Adjective Clauses

Clauses are made of subjects and verbs that may need another clause to be completely meaningful. Adjective clauses function as the adjectives of sentences.

Adjective Clauses in the English Grammar

What Are Adjective Clauses?

An adjective clause (also called a relative clause) is a dependent clause that modify or describe a noun or pronoun in the main clause of a sentence.

Adjective Clauses: Characteristics

Adjective clauses:

  1. are dependent clauses: they have a subject and a verb, but cannot stand alone
  2. typically start with a relative pronoun
  3. modify or describe a noun or pronoun
  4. come after the noun they modify

Adjective Clauses: Structure

Adjective clauses can be formed using relative pronouns, relative adverbs, or prepositions.

With Relative Pronouns

Most commonly, an adjective clause begins with a relative pronoun. The relative pronoun connects a clause to a noun or pronoun. Relative pronouns are:

Take a look at some examples:

The woman who was driving must be the one to blame.

I spent two hours talking to Kim, whom I'd met only once before.

That's the man whose house we painted.

The people that live next door are having a party.

Did you see the letter which came today?

Grammatical Function of Relative Pronouns

Relative pronouns can serve different grammatical functions in the sentence:

Subject Object Possessive
who who/whom whose
which which whose
that that -

It was my friend who told everybody my secret. → subject relative pronoun

The child whom they found was sent home. → object relative pronoun

This is the boy whose parents are both professors. → possessive relative pronoun

Elliptical Relative Pronoun

Sometimes, when the object of the relative clause is 'that', we can omit it without changing the meaning of the sentence. The technical name for a missing relative pronoun is an elliptical relative pronoun.

I like the cookies that she makes. → I like the cookies she makes.

using an adjective clause in a sentence

With Relative Adverbs

Relative adverbs can be used at the beginning of a dependent clause to create a relative clause. When a relative adverb connects the dependent clause to a noun in the sentence, the resulting clause is called an adjective clause. Relative adverbs are:

Take a look at some examples:

Today was the day when I was supposed to get married.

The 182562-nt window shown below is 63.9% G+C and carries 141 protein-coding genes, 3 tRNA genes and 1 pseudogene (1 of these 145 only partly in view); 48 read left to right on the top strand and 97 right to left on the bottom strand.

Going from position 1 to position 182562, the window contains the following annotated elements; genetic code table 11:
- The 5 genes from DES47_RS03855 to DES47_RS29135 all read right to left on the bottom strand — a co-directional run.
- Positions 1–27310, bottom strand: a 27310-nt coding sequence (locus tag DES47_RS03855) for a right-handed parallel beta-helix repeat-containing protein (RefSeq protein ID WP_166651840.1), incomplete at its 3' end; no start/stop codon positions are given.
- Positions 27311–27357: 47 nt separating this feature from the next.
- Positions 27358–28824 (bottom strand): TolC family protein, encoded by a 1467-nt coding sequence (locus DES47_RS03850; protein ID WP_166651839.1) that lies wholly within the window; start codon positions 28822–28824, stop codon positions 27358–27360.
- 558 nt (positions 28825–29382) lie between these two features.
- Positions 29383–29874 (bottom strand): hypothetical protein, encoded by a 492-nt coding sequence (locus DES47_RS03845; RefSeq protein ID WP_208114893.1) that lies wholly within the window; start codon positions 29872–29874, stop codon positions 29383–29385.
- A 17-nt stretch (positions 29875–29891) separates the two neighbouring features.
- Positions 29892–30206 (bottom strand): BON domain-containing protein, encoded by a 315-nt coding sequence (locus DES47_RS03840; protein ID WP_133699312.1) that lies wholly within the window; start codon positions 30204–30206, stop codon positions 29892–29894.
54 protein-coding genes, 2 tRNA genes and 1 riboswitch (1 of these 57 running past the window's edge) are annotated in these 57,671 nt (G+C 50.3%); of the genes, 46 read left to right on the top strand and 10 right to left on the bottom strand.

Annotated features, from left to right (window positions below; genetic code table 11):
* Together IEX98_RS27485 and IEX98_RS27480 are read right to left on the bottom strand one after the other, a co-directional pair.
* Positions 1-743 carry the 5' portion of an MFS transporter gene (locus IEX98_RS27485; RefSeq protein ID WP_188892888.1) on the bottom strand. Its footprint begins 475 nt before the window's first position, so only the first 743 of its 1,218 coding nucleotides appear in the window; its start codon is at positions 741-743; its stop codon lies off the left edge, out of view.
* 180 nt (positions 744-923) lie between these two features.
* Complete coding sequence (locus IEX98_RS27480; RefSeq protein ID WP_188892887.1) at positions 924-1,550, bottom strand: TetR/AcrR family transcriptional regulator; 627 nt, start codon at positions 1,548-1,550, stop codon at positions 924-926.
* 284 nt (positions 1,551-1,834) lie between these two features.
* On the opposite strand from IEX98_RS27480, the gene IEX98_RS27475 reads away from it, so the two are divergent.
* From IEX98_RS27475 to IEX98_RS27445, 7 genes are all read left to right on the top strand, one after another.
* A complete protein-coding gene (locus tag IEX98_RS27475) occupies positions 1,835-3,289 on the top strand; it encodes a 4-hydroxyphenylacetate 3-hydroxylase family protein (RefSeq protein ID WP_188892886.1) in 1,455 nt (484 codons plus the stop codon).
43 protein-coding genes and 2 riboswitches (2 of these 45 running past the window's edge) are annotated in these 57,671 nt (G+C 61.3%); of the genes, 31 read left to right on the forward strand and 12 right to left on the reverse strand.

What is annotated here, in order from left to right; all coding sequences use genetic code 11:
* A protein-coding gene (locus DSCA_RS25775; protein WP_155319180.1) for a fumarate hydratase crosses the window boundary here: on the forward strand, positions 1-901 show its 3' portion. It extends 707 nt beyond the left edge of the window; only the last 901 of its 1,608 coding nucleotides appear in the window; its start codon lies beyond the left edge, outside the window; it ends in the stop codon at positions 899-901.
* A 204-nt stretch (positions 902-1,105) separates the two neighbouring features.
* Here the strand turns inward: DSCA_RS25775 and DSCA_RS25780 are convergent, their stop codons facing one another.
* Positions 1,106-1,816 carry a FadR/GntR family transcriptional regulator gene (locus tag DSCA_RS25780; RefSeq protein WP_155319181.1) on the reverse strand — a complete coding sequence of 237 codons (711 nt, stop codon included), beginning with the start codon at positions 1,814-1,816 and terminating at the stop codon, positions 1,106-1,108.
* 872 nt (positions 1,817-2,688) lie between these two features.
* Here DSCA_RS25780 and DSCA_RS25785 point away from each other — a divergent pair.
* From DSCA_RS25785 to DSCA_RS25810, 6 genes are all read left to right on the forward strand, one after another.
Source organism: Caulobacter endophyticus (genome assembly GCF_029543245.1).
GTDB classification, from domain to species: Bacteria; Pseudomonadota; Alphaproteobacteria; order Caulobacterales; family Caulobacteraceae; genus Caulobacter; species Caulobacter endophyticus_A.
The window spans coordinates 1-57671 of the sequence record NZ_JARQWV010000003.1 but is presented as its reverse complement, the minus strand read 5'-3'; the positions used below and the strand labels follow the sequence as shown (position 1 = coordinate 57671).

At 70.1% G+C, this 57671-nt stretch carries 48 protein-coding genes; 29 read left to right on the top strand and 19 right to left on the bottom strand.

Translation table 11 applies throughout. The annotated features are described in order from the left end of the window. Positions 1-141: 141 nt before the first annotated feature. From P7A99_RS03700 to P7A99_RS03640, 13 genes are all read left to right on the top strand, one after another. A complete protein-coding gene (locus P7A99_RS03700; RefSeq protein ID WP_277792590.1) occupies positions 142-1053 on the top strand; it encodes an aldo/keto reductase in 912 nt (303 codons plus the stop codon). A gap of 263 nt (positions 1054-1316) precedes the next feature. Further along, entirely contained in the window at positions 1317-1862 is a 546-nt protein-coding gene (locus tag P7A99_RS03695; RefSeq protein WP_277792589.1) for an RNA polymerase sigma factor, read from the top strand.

This is the place where I hid the key.

Just tell me the reason why you did this.

With Prepositions

In informal English, when the relative pronoun is the object of a preposition, you can put the preposition at the end of the clause. However, in formal English, the preposition is typically placed before the pronoun.

This is the book which we had been looking for. (Informal) → This is the book for which we had been looking. (Formal)

It was Jack that I was really worried about. (Informal) → It was Jack about whom I was really worried. (formal)

Pay attention that in this example, 'that' has become 'whom'.

Essential vs. Non-Essential Adjective Clauses

The information provided by an adjective clause might be very important to the meaning of the sentence, or it might be unimportant and additional.

Essential Adjective Clauses

Essential (also called restrictive) adjective clauses contain information that is necessary to the meaning of the sentence. An essential adjective clause does not need any punctuation marks.

Do you know the people who live across the road?

In this example, the information in the adjective clause is essential, because without it, the sentence would simply say 'Do you know the people?'

Non-essential Clauses

A non-essential (also called nonrestrictive) adjective clause gives us extra information and omitting it would not change or damage the meaning of the sentence.
Non-essential adjective clauses are set apart from the rest of the sentence with a comma to indicate that they are less closely connected to the main clause. Pay attention to the examples:

I discussed it with my father, who is a dentist.

In this example, the adjective clause gives extra information and is not necessary to the overall meaning of the sentence.

Adjective Clause vs. Adjective Phrase

An adjective clause has a subject and a verb. But, an adjective phrase does not need a subject and a verb.

This house is big enough for two people.

an adjective phrase made of up an adverb (enough) and an adjective (big)

The house that he built is big.

an adjective clause with a subject (he) and a verb (built)


An adjective clause (also called a relative clause) is a dependent clause that acts as a multi-word adjective modifying a noun or a pronoun. There are two different types of adjective clauses as follows:

  • restrictive adjective clause
  • non-restrictive adjective clause


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